Europe’s fertiliser business affiliation says greater than 70 per cent of the continent’s fertiliser manufacturing has been curtailed, as fuel costs skyrocket.
- European fuel costs at report highs, which is hurting a spread of energy-intensive industries
- Fertilizers Europe says extra factories will shutdown if governments do not take speedy motion
- Australian farmers are dealing with rising enter prices and sliding grain costs
Russia is holding back supply, Europe is heading into winter, and fuel costs have elevated tenfold in comparison with final yr.
Thomas Elder Markets analyst Andrew Whitelaw mentioned it was “a fairly scary scenario”.
“Fuel and vitality costs have gone completely bonkers and fertiliser vegetation are actually saying ‘we can not promote fertiliser primarily based on the enter value of this fuel’,” Mr Whitelaw mentioned.
“In order that they’re beginning to shutdown vegetation in Europe, which reduces a whole lot of provide from the worldwide market and that’s making [fertiliser] costs enhance dramatically.”
CRU Group head of fertilisers, Chris Lawson, mentioned the scenario was unlikely to vary quickly.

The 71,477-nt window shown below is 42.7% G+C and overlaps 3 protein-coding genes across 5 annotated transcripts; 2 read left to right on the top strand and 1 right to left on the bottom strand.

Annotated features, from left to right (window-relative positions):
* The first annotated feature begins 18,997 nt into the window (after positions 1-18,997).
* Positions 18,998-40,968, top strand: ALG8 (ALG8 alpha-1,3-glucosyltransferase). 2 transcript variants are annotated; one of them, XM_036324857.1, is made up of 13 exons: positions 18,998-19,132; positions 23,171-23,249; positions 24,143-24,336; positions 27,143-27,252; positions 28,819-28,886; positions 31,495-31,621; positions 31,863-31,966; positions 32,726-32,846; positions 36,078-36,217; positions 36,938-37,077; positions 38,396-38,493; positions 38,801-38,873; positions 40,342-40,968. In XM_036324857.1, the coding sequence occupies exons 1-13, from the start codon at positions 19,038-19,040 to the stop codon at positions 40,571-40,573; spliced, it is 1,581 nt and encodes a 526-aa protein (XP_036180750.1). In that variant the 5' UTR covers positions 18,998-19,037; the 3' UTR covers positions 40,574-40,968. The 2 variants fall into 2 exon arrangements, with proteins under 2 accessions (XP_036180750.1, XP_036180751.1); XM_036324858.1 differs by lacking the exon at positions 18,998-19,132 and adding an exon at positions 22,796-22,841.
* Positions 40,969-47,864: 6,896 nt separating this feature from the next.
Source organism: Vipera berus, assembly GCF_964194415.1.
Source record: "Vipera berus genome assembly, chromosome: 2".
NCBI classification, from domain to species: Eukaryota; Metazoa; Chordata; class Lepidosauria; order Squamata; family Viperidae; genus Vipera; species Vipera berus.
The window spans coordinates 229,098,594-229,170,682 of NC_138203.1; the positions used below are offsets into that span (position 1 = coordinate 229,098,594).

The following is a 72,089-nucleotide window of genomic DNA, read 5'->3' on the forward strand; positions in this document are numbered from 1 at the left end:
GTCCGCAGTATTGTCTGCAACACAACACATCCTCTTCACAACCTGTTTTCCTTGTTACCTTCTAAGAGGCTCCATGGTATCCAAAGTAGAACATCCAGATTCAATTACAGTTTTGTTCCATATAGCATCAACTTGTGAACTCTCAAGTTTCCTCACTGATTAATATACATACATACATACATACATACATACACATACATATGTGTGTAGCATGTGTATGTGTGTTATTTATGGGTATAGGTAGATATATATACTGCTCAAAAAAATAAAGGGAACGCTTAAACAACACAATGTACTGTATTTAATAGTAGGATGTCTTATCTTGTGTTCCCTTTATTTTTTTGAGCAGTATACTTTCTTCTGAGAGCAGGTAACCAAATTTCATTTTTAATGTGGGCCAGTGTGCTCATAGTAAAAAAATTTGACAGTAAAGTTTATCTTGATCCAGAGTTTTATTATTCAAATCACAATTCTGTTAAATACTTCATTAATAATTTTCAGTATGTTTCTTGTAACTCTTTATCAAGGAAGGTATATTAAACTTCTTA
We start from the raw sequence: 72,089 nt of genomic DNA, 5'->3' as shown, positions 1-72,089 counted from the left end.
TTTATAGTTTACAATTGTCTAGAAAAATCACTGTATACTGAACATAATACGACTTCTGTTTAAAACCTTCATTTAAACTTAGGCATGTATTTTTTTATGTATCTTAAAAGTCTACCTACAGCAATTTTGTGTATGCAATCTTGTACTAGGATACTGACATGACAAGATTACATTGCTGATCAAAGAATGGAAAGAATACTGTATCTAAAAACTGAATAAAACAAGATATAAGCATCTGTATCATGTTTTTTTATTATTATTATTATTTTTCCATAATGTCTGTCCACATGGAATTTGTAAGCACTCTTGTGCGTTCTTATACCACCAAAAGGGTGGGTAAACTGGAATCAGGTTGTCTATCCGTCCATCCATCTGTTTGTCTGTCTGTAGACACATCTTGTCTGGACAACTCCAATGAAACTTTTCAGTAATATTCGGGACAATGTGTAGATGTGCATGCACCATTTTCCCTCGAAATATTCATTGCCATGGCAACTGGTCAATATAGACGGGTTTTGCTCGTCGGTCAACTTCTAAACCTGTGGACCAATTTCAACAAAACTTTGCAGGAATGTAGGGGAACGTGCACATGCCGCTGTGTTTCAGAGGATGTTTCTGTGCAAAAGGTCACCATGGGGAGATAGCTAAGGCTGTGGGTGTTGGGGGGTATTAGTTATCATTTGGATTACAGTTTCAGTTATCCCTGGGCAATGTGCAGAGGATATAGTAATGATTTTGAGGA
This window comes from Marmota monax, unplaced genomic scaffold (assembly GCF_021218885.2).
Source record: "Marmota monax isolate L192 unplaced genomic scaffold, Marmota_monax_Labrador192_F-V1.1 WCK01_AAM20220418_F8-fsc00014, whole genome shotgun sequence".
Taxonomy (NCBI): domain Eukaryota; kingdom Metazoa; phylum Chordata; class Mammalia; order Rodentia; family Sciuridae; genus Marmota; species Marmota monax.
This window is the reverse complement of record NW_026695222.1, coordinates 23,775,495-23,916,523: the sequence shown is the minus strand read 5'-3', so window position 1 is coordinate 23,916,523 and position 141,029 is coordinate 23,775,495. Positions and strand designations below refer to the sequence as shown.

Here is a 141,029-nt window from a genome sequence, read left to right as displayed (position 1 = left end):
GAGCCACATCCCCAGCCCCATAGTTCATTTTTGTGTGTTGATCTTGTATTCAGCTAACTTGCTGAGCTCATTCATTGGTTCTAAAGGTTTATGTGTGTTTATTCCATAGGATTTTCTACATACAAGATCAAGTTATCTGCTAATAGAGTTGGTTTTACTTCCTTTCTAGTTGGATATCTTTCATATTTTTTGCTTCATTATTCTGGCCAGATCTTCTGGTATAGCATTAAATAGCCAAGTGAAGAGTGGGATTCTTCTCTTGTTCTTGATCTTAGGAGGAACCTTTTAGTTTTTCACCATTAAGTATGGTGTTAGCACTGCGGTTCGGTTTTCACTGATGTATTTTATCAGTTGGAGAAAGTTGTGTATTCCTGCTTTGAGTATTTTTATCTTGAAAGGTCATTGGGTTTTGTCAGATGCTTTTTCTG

“The price of producing nitrogen fertilisers, primarily ammonia, has skyrocketed in the previous couple of months,” he mentioned.
“Given the present scenario with Russia and its strategy to supplying Europe with fuel, it appears unlikely they will fall sharply quickly.”
He mentioned the United States and nations within the Center East and northern Africa have been seeking to ramp up their very own fertiliser manufacturing, which might alleviate among the shortfall.
“However we do not assume it is going to be fairly sufficient,” he mentioned.
Mr Lawson mentioned European governments have been shortly discovering out how necessary fertilisers have been to meals safety and “to economies ticking over” and was anticipating a whole lot of lobbying within the coming weeks for governments to help fertiliser producers.
What it means for farmers
Data from the Australia Bureau of Agricultural and Analysis Economics and Sciences (ABARES) reveals urea imports to Australia had not slowed prior to now 12 months regardless of costing about 3 times greater than common.
“This means that fertiliser provides can be ample over the 2022–23 season, though increased prices will erode farm margins,” it mentioned.
Mr Whitelaw mentioned Australian farmers have been dealing with increased fertiliser costs and sliding grain costs.
“We have had excessive fertiliser costs since July final yr and that is now more likely to prolong additional down the horizon,” he mentioned.
“That is a serious concern whenever you’ve acquired grain costs which have slid significantly because the center of Might.
“Farmers will do their calculations and if it is too costly, it is too costly.”
ABARES is forecasting Australian Premium Wheat (APW) will common $520 a tonne in 2022-23, which Mr Whitelaw and others have described as optimistic.